Here it is important to defy all the cowardices of prejudice and to establish, above all, the real, that is, the physiological, appreciation of so-called natural death — which is in the end also "unnatural," a kind of suicide. One never perishes through anybody but oneself. But usually it is death under the most contemptible conditions, an unfree death, death not at the right time, a coward's death. From love of life, one should desire a different death: free, conscious, without accident, without ambush.

Finally, some advice for our dear pessimists and other decadents. It is not in our hands to prevent our birth; but we can correct this mistake — for in some cases it is a mistake. When one does away with oneself, one does the most estimable thing possible: one almost earns the right to live. Society — what am I saying? — life itself derives more advantage from this than from any "life" of renunciation, anemia, and other virtues: one has liberated the others from one's sight; one has liberated life from an objection. Pessimism, pur, vert, is proved only by the self-refutation of our dear pessimists: one must advance a step further in its logic and not only negate life with "will and representation," as Schopenhauer did — one must first of all negate Schopenhauer. Incidentally, however contagious pessimism is, it still does not increase the sickliness of an age, of a generation as a whole: it is an expression of this sickliness. One falls victim to it as one falls victim to cholera: one has to be morbid enough in one's whole predisposition. Pessimism itself does not create a single decadent more; I recall the statistics which show that the years in which cholera rages do not differ from other years in the total number of deaths.

37 Whether we have become more moral. — Against my conception of "beyond good and evil" — as was to be expected — the whole ferocity of moral hebetation, mistaken for morality itself in Germany, as is well known, has gone into action: I could tell fine stories about that. Above all I was asked to consider the "undeniable superiority" of our age in moral judgment, the real progress we have made here: compared with us, a Cesare Borgia is by no means to be represented after any manner as a "higher man," a kind of overman. A Swiss editor of the Bund went so far that he "understood" the meaning of my work — not without expressing his respect for my courage and daring — to be a demand for the abolition of all decent feelings. Thank you! In reply, I take the liberty of raising the question whether we have really become more moral. That all the world believes this to be the case merely constitutes an objection.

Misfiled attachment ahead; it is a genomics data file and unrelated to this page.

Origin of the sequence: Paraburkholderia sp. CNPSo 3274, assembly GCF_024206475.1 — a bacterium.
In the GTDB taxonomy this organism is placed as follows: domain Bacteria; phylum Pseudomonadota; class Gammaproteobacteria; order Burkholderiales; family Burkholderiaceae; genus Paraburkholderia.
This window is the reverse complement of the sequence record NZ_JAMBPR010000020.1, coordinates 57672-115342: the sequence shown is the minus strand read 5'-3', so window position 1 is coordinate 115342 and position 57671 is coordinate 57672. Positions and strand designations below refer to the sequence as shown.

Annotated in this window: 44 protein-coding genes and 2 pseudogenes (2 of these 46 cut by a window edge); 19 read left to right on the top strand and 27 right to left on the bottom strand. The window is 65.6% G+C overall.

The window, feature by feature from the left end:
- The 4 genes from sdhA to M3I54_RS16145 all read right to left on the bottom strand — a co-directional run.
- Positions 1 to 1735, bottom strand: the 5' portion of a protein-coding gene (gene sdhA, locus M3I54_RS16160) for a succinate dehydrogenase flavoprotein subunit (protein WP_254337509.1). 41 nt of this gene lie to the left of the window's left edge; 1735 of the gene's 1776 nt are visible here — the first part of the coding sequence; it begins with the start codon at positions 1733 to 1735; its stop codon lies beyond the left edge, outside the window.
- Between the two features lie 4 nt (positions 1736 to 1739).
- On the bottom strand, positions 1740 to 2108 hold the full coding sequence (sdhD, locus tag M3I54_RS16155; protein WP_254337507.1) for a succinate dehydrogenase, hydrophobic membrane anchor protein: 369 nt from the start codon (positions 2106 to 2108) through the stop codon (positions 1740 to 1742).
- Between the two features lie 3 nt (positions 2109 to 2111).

We modern men, very tender, very easily hurt, and offering as well as receiving consideration a hundredfold, really have the conceit that this tender humanity which we represent, this attained unanimity in sympathetic regard, in readiness to help, in mutual trust, represents positive progress; and that in this respect we are far above the men of the Renaissance. But that is how every age thinks, how it must think. What is certain is that we may not place ourselves in renaissance conditions, not even by an act of thought: our nerves would not endure that reality, not to speak of our muscles. But such incapacity does not prove progress, only another, later constitution, one which is weaker, frailer, more easily hurt, and which necessarily generates a morality rich in consideration. Were we to think away our frailty and lateness, our physiological senescence, then our morality of "humanization" would immediately lose its value too (in itself, no morality has any value) — it would even arouse disdain. On the other hand, let us not doubt that we moderns, with our thickly padded humanity, which at all costs wants to avoid bumping into a stone, would have provided Cesare Borgia's contemporaries with a comedy at which they could have laughed themselves to death. Indeed, we are unwittingly funny beyond all measure with our modern "virtues."

The decrease in instincts which are hostile and arouse mistrust — and that is all our "progress" amounts to — represents but one of the consequences attending the general decrease in vitality: it requires a hundred times more trouble and caution to make so conditional and late an existence prevail. Hence each helps the other; hence everyone is to a certain extent sick, and everyone is a nurse for the sick. And that is called "virtue." Among men who still knew life differently — fuller, more squandering, more overflowing — it would have been called by another name: "cowardice" perhaps, "wretchedness," "old ladies' morality."